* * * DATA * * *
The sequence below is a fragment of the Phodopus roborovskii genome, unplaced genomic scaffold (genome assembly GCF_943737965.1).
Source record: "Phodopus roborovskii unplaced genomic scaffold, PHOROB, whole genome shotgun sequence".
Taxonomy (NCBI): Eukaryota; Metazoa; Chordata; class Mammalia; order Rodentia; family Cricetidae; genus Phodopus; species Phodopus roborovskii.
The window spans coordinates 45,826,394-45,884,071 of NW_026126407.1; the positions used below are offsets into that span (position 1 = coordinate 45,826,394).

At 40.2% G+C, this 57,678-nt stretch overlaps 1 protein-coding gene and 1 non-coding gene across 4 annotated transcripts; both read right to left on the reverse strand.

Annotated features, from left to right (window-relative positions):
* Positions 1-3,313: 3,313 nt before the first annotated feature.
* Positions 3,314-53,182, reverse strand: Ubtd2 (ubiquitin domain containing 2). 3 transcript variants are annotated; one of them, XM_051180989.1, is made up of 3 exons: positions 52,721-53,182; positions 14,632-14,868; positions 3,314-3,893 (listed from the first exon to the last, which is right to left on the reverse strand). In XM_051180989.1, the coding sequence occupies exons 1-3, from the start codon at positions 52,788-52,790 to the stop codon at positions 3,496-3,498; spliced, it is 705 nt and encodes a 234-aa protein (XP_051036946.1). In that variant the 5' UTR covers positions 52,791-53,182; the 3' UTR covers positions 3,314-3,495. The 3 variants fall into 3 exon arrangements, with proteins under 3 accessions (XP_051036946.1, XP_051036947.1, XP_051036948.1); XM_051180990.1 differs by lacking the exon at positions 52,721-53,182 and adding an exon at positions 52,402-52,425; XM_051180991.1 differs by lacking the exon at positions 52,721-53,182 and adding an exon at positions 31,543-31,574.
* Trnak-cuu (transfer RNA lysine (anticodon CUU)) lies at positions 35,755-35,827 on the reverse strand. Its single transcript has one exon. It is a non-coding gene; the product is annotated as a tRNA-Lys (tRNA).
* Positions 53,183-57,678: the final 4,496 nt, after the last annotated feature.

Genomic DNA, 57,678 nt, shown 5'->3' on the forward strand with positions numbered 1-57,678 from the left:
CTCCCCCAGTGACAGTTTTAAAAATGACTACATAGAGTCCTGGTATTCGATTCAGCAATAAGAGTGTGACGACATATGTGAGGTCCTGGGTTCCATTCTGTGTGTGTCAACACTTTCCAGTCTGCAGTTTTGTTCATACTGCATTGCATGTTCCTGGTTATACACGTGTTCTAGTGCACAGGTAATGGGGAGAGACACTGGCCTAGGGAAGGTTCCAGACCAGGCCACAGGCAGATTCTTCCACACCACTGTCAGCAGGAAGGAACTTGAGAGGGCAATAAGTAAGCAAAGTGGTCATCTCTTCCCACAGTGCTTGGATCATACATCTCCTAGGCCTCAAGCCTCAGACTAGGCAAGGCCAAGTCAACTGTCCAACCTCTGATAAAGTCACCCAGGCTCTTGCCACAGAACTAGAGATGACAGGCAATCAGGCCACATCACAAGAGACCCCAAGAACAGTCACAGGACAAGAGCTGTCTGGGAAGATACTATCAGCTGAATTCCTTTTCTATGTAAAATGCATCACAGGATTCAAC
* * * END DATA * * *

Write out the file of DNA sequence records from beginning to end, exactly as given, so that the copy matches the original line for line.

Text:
The sequence below is a fragment of the Phodopus roborovskii genome, unplaced genomic scaffold (genome assembly GCF_943737965.1).
Source record: "Phodopus roborovskii unplaced genomic scaffold, PHOROB, whole genome shotgun sequence".
Taxonomy (NCBI): Eukaryota; Metazoa; Chordata; class Mammalia; order Rodentia; family Cricetidae; genus Phodopus; species Phodopus roborovskii.
The window spans coordinates 45,826,394-45,884,071 of NW_026126407.1; the positions used below are offsets into that span (position 1 = coordinate 45,826,394).

At 40.2% G+C, this 57,678-nt stretch overlaps 1 protein-coding gene and 1 non-coding gene across 4 annotated transcripts; both read right to left on the reverse strand.

Annotated features, from left to right (window-relative positions):
* Positions 1-3,313: 3,313 nt before the first annotated feature.
* Positions 3,314-53,182, reverse strand: Ubtd2 (ubiquitin domain containing 2). 3 transcript variants are annotated; one of them, XM_051180989.1, is made up of 3 exons: positions 52,721-53,182; positions 14,632-14,868; positions 3,314-3,893 (listed from the first exon to the last, which is right to left on the reverse strand). In XM_051180989.1, the coding sequence occupies exons 1-3, from the start codon at positions 52,788-52,790 to the stop codon at positions 3,496-3,498; spliced, it is 705 nt and encodes a 234-aa protein (XP_051036946.1). In that variant the 5' UTR covers positions 52,791-53,182; the 3' UTR covers positions 3,314-3,495. The 3 variants fall into 3 exon arrangements, with proteins under 3 accessions (XP_051036946.1, XP_051036947.1, XP_051036948.1); XM_051180990.1 differs by lacking the exon at positions 52,721-53,182 and adding an exon at positions 52,402-52,425; XM_051180991.1 differs by lacking the exon at positions 52,721-53,182 and adding an exon at positions 31,543-31,574.
* Trnak-cuu (transfer RNA lysine (anticodon CUU)) lies at positions 35,755-35,827 on the reverse strand. Its single transcript has one exon. It is a non-coding gene; the product is annotated as a tRNA-Lys (tRNA).
* Positions 53,183-57,678: the final 4,496 nt, after the last annotated feature.

Genomic DNA, 57,678 nt, shown 5'->3' on the forward strand with positions numbered 1-57,678 from the left:
CTCCCCCAGTGACAGTTTTAAAAATGACTACATAGAGTCCTGGTATTCGATTCAGCAATAAGAGTGTGACGACATATGTGAGGTCCTGGGTTCCATTCTGTGTGTGTCAACACTTTCCAGTCTGCAGTTTTGTTCATACTGCATTGCATGTTCCTGGTTATACACGTGTTCTAGTGCACAGGTAATGGGGAGAGACACTGGCCTAGGGAAGGTTCCAGACCAGGCCACAGGCAGATTCTTCCACACCACTGTCAGCAGGAAGGAACTTGAGAGGGCAATAAGTAAGCAAAGTGGTCATCTCTTCCCACAGTGCTTGGATCATACATCTCCTAGGCCTCAAGCCTCAGACTAGGCAAGGCCAAGTCAACTGTCCAACCTCTGATAAAGTCACCCAGGCTCTTGCCACAGAACTAGAGATGACAGGCAATCAGGCCACATCACAAGAGACCCCAAGAACAGTCACAGGACAAGAGCTGTCTGGGAAGATACTATCAGCTGAATTCCTTTTCTATGTAAAATGCATCACAGGATTCAAC